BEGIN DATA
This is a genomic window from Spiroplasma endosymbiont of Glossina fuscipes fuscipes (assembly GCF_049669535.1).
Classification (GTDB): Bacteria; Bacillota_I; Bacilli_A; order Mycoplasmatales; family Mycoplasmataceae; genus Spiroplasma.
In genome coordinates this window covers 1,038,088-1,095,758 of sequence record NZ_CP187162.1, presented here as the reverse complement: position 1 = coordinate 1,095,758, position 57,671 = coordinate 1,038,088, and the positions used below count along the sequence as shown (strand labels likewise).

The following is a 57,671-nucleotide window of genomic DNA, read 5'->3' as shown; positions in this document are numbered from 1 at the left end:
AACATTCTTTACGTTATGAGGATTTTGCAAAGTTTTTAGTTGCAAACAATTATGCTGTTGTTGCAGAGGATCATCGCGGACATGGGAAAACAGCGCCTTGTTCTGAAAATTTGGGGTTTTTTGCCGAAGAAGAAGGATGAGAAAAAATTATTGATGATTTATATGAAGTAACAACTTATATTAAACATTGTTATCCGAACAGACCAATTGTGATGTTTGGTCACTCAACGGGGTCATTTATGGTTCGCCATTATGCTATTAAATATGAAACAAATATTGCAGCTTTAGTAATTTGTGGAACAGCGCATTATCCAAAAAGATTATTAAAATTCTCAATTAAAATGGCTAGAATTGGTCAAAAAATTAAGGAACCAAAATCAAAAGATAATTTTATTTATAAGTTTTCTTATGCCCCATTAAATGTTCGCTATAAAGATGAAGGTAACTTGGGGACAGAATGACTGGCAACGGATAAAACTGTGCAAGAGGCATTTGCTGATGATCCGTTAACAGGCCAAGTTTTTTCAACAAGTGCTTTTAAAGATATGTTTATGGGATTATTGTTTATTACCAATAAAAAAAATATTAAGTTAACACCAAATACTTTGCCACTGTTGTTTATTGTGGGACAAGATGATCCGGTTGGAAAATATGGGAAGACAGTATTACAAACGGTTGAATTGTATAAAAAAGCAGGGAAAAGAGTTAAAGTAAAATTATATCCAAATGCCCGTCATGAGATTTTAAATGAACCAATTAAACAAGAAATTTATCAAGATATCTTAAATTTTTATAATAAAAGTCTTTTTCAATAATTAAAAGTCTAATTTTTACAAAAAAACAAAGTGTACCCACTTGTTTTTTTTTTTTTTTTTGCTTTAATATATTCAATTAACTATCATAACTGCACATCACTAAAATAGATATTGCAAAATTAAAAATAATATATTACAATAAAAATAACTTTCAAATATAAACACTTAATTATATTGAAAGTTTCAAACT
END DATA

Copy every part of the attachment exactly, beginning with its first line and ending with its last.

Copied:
This is a genomic window from Spiroplasma endosymbiont of Glossina fuscipes fuscipes (assembly GCF_049669535.1).
Classification (GTDB): Bacteria; Bacillota_I; Bacilli_A; order Mycoplasmatales; family Mycoplasmataceae; genus Spiroplasma.
In genome coordinates this window covers 1,038,088-1,095,758 of sequence record NZ_CP187162.1, presented here as the reverse complement: position 1 = coordinate 1,095,758, position 57,671 = coordinate 1,038,088, and the positions used below count along the sequence as shown (strand labels likewise).

The following is a 57,671-nucleotide window of genomic DNA, read 5'->3' as shown; positions in this document are numbered from 1 at the left end:
AACATTCTTTACGTTATGAGGATTTTGCAAAGTTTTTAGTTGCAAACAATTATGCTGTTGTTGCAGAGGATCATCGCGGACATGGGAAAACAGCGCCTTGTTCTGAAAATTTGGGGTTTTTTGCCGAAGAAGAAGGATGAGAAAAAATTATTGATGATTTATATGAAGTAACAACTTATATTAAACATTGTTATCCGAACAGACCAATTGTGATGTTTGGTCACTCAACGGGGTCATTTATGGTTCGCCATTATGCTATTAAATATGAAACAAATATTGCAGCTTTAGTAATTTGTGGAACAGCGCATTATCCAAAAAGATTATTAAAATTCTCAATTAAAATGGCTAGAATTGGTCAAAAAATTAAGGAACCAAAATCAAAAGATAATTTTATTTATAAGTTTTCTTATGCCCCATTAAATGTTCGCTATAAAGATGAAGGTAACTTGGGGACAGAATGACTGGCAACGGATAAAACTGTGCAAGAGGCATTTGCTGATGATCCGTTAACAGGCCAAGTTTTTTCAACAAGTGCTTTTAAAGATATGTTTATGGGATTATTGTTTATTACCAATAAAAAAAATATTAAGTTAACACCAAATACTTTGCCACTGTTGTTTATTGTGGGACAAGATGATCCGGTTGGAAAATATGGGAAGACAGTATTACAAACGGTTGAATTGTATAAAAAAGCAGGGAAAAGAGTTAAAGTAAAATTATATCCAAATGCCCGTCATGAGATTTTAAATGAACCAATTAAACAAGAAATTTATCAAGATATCTTAAATTTTTATAATAAAAGTCTTTTTCAATAATTAAAAGTCTAATTTTTACAAAAAAACAAAGTGTACCCACTTGTTTTTTTTTTTTTTTTTGCTTTAATATATTCAATTAACTATCATAACTGCACATCACTAAAATAGATATTGCAAAATTAAAAATAATATATTACAATAAAAATAACTTTCAAATATAAACACTTAATTATATTGAAAGTTTCAAACT